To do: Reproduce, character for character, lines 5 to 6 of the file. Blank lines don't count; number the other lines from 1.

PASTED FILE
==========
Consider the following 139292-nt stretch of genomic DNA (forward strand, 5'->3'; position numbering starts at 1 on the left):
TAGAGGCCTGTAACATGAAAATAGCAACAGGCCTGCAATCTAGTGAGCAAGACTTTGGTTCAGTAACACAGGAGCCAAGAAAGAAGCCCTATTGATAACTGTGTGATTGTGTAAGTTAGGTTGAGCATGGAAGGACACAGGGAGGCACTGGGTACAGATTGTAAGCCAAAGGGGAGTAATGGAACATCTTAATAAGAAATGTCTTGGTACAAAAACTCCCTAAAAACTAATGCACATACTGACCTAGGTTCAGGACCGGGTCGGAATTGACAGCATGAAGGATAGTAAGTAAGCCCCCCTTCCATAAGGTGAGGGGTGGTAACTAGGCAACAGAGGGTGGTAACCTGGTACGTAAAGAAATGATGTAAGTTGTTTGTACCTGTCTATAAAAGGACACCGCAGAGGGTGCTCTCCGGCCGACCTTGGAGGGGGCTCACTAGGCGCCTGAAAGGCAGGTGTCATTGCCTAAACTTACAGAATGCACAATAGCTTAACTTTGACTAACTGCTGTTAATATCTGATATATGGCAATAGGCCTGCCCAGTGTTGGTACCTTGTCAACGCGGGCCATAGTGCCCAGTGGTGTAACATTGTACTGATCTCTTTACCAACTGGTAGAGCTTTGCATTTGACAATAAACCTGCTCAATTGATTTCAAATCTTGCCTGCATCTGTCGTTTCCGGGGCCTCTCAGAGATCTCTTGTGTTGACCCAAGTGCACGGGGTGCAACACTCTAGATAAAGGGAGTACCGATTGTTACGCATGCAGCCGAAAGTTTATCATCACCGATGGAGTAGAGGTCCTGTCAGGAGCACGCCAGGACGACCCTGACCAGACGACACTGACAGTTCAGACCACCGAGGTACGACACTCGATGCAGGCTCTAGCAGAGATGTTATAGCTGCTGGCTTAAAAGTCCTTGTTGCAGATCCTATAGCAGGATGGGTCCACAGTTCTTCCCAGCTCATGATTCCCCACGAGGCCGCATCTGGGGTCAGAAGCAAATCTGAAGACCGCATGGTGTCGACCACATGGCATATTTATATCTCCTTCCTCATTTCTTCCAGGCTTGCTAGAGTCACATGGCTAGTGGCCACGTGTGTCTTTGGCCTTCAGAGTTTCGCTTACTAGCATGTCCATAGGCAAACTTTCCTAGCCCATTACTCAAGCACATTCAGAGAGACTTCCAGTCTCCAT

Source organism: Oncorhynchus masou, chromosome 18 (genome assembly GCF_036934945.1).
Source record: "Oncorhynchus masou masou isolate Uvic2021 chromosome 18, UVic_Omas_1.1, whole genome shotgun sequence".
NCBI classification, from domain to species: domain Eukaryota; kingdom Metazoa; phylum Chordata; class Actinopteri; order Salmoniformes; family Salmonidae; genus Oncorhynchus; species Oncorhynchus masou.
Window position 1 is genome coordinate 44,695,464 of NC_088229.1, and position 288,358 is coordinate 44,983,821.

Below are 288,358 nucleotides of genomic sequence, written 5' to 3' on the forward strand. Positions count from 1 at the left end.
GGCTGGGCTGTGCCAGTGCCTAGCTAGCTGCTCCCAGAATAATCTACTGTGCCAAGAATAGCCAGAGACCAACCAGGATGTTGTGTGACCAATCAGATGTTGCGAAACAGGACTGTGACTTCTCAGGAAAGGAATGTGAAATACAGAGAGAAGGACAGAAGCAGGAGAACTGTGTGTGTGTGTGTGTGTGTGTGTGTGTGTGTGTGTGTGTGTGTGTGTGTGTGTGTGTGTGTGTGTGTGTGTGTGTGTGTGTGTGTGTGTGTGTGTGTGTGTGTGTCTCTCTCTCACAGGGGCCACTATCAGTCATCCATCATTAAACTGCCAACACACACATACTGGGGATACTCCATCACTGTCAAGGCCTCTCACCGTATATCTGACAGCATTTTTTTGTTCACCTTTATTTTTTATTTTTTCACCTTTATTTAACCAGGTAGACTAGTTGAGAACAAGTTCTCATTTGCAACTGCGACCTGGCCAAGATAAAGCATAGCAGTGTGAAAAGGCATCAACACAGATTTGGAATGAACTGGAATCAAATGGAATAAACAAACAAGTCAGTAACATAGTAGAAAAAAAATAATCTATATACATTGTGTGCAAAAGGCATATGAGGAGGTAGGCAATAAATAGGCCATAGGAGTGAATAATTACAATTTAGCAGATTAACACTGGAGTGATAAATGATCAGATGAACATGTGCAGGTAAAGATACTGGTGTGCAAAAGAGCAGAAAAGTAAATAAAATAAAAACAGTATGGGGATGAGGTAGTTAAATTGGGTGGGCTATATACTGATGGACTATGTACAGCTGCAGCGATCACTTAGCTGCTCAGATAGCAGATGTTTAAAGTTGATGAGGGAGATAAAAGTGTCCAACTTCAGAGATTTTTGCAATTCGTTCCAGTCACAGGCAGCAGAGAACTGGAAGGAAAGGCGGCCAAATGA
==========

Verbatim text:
NCBI classification, from domain to species: domain Eukaryota; kingdom Metazoa; phylum Chordata; class Actinopteri; order Salmoniformes; family Salmonidae; genus Oncorhynchus; species Oncorhynchus masou.
Window position 1 is genome coordinate 44,695,464 of NC_088229.1, and position 288,358 is coordinate 44,983,821.